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CoinList pays $1.2M to OFAC for Ukraine sanction breaches

CoinList's crypto compliance measures fail to detect Crimea-based users.

CoinList pays $1.2M to OFAC for Ukraine sanction breaches

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Crypto exchange CoinList has agreed to pay over $1.2 million to resolve claims by the US Office of Foreign Assets Control (OFAC) regarding violations of Russian sanctions. The sanctions prohibit business dealings with the Crimea region of Ukraine after Russia annexed it in 2014.

Despite several sanctions compliance measures, including customer screening against OFAC and other sanctions lists, CoinList’s procedures failed to identify users claiming residence in non-embargoed countries while providing addresses in Crimea. This oversight led to the opening of 89 accounts for customers who, although they listed “Russia” as their country of residence, provided Crimean addresses.

CoinList’s transactions during this period totaled $1,252,280, which OFAC considers a violation of the Ukraine-/Russia-Related Sanctions Regulations. The statutory maximum civil monetary penalty for this case was $327,306,583. However, the base penalty was $3,097,000, considering various aggravating and mitigating factors.

The settlement reached by CoinList reflects that the violations committed were not egregious or voluntarily self-disclosed by the company. The settlement amount is a much smaller fraction of the potential maximum civil penalty of $327 million. 

CoinList, a relatively small exchange with a 24-hour volume of just $350,000, expressed their satisfaction with OFAC’s decision. The company has committed to significantly improving its compliance processes, control systems, and training to demonstrate its commitment to compliance further.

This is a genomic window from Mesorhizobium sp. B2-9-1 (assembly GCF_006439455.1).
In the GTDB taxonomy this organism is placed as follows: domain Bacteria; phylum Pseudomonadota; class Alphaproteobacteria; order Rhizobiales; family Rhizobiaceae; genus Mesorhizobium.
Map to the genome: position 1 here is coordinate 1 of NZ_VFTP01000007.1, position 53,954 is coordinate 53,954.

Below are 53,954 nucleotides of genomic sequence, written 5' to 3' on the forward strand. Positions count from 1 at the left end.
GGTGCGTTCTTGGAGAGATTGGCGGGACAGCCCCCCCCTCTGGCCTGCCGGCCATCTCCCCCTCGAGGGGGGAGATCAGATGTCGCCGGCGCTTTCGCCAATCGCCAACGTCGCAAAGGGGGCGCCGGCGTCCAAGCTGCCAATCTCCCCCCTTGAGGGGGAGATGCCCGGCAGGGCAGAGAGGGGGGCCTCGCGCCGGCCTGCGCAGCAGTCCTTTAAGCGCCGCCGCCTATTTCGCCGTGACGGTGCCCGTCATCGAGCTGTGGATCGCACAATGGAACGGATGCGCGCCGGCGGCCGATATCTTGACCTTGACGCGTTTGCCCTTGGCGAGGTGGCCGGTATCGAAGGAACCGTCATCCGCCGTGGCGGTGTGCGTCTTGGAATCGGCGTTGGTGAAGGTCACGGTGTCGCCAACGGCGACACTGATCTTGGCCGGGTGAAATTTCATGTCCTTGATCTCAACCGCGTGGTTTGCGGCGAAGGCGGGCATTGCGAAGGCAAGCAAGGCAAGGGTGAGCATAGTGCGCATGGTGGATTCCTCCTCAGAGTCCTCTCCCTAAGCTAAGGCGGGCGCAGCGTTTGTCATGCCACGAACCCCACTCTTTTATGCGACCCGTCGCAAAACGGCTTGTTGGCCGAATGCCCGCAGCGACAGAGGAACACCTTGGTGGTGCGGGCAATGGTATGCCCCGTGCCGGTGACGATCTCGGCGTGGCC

The Office of Foreign Assets Control (OFAC) actively ensures that crypto exchanges operating in the US or dealing with US individuals adhere to relevant regulations, including international sanctions. The heightened oversight of the crypto industy stems from worries about the potential use of cryptocurrencies to evade sanctions, launder money, or engage in other unlawful activities.

In November 2023, Binance Holdings Ltd., the world’s largest cryptocurrency exchange, settled with the Office of Foreign Assets Control (OFAC) for nearly $969 million due to potential civil liability for over 1.6 million apparent sanctions violations. This settlement, part of a broader regulatory crackdown, underscores OFAC’s active role in ensuring that crypto exchanges operating in the U.S. or dealing with U.S. individuals adhere to relevant regulations. 

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